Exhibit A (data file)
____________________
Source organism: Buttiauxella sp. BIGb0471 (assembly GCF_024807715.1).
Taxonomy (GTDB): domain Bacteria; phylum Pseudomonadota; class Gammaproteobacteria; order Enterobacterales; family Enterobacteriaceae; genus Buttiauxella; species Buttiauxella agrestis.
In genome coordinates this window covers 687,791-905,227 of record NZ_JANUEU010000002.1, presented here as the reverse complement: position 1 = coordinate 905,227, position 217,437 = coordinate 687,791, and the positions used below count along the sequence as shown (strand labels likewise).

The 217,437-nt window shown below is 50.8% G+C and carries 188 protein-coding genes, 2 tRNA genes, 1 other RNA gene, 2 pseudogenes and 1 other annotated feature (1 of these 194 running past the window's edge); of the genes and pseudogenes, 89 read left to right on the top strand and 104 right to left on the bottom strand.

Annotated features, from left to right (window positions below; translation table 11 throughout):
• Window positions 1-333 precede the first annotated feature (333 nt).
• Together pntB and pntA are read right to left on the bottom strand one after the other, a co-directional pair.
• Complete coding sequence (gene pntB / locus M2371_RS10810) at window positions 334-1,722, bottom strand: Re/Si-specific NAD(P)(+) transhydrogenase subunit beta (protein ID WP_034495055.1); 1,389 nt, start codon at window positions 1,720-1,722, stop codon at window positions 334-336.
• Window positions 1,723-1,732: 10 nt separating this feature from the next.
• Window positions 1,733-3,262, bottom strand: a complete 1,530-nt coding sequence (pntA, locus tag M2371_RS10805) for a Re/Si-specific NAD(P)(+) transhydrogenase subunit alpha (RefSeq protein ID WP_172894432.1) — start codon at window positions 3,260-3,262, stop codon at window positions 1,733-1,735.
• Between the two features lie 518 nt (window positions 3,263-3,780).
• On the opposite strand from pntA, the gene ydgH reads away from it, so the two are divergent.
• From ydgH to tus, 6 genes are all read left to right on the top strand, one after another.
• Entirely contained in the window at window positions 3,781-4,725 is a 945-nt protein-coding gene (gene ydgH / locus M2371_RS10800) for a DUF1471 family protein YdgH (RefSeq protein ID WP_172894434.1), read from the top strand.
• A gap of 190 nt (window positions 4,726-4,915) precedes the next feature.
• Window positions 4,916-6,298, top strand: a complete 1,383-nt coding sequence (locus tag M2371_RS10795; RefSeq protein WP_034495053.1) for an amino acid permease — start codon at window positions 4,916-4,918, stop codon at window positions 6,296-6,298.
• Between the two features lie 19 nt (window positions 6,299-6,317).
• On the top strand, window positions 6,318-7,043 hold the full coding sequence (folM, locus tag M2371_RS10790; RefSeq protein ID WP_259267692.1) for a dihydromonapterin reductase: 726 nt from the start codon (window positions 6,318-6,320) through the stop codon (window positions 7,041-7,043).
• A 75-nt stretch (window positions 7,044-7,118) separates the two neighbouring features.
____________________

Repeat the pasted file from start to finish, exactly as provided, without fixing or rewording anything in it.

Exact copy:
Source organism: Buttiauxella sp. BIGb0471 (assembly GCF_024807715.1).
Taxonomy (GTDB): domain Bacteria; phylum Pseudomonadota; class Gammaproteobacteria; order Enterobacterales; family Enterobacteriaceae; genus Buttiauxella; species Buttiauxella agrestis.
In genome coordinates this window covers 687,791-905,227 of record NZ_JANUEU010000002.1, presented here as the reverse complement: position 1 = coordinate 905,227, position 217,437 = coordinate 687,791, and the positions used below count along the sequence as shown (strand labels likewise).

The 217,437-nt window shown below is 50.8% G+C and carries 188 protein-coding genes, 2 tRNA genes, 1 other RNA gene, 2 pseudogenes and 1 other annotated feature (1 of these 194 running past the window's edge); of the genes and pseudogenes, 89 read left to right on the top strand and 104 right to left on the bottom strand.

Annotated features, from left to right (window positions below; translation table 11 throughout):
• Window positions 1-333 precede the first annotated feature (333 nt).
• Together pntB and pntA are read right to left on the bottom strand one after the other, a co-directional pair.
• Complete coding sequence (gene pntB / locus M2371_RS10810) at window positions 334-1,722, bottom strand: Re/Si-specific NAD(P)(+) transhydrogenase subunit beta (protein ID WP_034495055.1); 1,389 nt, start codon at window positions 1,720-1,722, stop codon at window positions 334-336.
• Window positions 1,723-1,732: 10 nt separating this feature from the next.
• Window positions 1,733-3,262, bottom strand: a complete 1,530-nt coding sequence (pntA, locus tag M2371_RS10805) for a Re/Si-specific NAD(P)(+) transhydrogenase subunit alpha (RefSeq protein ID WP_172894432.1) — start codon at window positions 3,260-3,262, stop codon at window positions 1,733-1,735.
• Between the two features lie 518 nt (window positions 3,263-3,780).
• On the opposite strand from pntA, the gene ydgH reads away from it, so the two are divergent.
• From ydgH to tus, 6 genes are all read left to right on the top strand, one after another.
• Entirely contained in the window at window positions 3,781-4,725 is a 945-nt protein-coding gene (gene ydgH / locus M2371_RS10800) for a DUF1471 family protein YdgH (RefSeq protein ID WP_172894434.1), read from the top strand.
• A gap of 190 nt (window positions 4,726-4,915) precedes the next feature.
• Window positions 4,916-6,298, top strand: a complete 1,383-nt coding sequence (locus tag M2371_RS10795; RefSeq protein WP_034495053.1) for an amino acid permease — start codon at window positions 4,916-4,918, stop codon at window positions 6,296-6,298.
• Between the two features lie 19 nt (window positions 6,299-6,317).
• On the top strand, window positions 6,318-7,043 hold the full coding sequence (folM, locus tag M2371_RS10790; RefSeq protein ID WP_259267692.1) for a dihydromonapterin reductase: 726 nt from the start codon (window positions 6,318-6,320) through the stop codon (window positions 7,041-7,043).
• A 75-nt stretch (window positions 7,044-7,118) separates the two neighbouring features.